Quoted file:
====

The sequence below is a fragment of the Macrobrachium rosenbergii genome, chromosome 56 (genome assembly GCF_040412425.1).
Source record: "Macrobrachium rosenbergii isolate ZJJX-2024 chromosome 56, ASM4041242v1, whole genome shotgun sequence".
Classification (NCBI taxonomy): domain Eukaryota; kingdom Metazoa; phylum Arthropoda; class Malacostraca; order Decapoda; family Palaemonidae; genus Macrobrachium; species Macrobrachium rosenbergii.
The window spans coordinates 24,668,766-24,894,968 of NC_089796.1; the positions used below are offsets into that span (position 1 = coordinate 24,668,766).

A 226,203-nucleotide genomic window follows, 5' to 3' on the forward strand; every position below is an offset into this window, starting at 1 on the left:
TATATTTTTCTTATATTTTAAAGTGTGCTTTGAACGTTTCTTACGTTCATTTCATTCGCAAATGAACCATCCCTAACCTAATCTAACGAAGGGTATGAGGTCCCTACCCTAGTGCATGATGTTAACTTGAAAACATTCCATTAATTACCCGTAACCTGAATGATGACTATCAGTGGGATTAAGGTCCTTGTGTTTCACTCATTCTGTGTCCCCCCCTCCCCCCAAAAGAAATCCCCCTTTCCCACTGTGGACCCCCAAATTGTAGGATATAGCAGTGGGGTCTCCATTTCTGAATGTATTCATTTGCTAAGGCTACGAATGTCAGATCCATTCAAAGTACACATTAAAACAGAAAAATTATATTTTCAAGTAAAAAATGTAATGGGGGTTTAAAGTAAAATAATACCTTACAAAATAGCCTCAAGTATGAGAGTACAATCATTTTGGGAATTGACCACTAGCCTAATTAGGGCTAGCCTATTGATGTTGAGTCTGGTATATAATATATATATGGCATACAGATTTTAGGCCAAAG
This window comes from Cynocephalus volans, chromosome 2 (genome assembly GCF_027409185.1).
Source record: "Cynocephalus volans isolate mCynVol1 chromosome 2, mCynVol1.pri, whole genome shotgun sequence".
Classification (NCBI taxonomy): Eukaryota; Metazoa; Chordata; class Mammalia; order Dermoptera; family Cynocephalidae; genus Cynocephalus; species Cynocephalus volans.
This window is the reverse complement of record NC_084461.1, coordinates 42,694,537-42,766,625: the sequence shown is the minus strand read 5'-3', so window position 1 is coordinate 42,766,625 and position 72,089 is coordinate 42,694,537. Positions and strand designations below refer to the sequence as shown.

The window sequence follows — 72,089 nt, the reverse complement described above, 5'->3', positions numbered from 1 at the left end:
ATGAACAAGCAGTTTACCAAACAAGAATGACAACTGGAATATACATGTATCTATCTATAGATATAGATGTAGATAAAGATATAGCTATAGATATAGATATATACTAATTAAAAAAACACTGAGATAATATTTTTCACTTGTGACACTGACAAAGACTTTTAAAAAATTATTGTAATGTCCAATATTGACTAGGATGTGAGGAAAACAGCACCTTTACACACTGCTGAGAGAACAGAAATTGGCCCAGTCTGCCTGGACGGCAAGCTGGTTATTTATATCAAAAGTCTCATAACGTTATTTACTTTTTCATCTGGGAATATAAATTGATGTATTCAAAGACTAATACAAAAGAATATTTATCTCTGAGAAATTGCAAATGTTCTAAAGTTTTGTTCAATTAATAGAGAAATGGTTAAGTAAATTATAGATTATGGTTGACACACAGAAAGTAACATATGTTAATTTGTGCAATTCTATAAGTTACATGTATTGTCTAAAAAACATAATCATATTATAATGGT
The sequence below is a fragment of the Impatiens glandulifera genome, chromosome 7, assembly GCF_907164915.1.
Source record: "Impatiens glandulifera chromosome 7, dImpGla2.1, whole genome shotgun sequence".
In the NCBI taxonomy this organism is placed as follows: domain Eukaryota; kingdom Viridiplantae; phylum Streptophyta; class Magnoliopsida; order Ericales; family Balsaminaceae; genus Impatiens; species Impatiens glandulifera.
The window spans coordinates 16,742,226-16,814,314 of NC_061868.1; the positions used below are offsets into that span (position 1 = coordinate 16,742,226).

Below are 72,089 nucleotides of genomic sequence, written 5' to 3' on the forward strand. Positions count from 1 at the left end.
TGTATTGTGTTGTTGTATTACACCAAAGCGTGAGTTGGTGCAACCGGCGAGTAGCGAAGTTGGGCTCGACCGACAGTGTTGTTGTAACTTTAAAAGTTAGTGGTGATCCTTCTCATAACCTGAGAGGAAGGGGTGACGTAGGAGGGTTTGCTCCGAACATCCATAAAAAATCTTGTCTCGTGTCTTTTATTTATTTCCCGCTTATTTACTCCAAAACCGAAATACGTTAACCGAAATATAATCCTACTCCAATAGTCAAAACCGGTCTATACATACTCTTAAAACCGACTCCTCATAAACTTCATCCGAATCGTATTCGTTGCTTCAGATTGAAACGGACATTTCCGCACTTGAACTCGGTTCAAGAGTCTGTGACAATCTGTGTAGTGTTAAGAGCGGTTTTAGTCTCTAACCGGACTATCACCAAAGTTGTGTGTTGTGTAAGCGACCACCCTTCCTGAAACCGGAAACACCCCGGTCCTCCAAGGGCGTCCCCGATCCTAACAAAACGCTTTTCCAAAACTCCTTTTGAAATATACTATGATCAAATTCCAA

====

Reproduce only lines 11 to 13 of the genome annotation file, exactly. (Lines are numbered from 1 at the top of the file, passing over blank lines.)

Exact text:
The window sequence follows — 72,089 nt, the reverse complement described above, 5'->3', positions numbered from 1 at the left end:
ATGAACAAGCAGTTTACCAAACAAGAATGACAACTGGAATATACATGTATCTATCTATAGATATAGATGTAGATAAAGATATAGCTATAGATATAGATATATACTAATTAAAAAAACACTGAGATAATATTTTTCACTTGTGACACTGACAAAGACTTTTAAAAAATTATTGTAATGTCCAATATTGACTAGGATGTGAGGAAAACAGCACCTTTACACACTGCTGAGAGAACAGAAATTGGCCCAGTCTGCCTGGACGGCAAGCTGGTTATTTATATCAAAAGTCTCATAACGTTATTTACTTTTTCATCTGGGAATATAAATTGATGTATTCAAAGACTAATACAAAAGAATATTTATCTCTGAGAAATTGCAAATGTTCTAAAGTTTTGTTCAATTAATAGAGAAATGGTTAAGTAAATTATAGATTATGGTTGACACACAGAAAGTAACATATGTTAATTTGTGCAATTCTATAAGTTACATGTATTGTCTAAAAAACATAATCATATTATAATGGT
The sequence below is a fragment of the Impatiens glandulifera genome, chromosome 7, assembly GCF_907164915.1.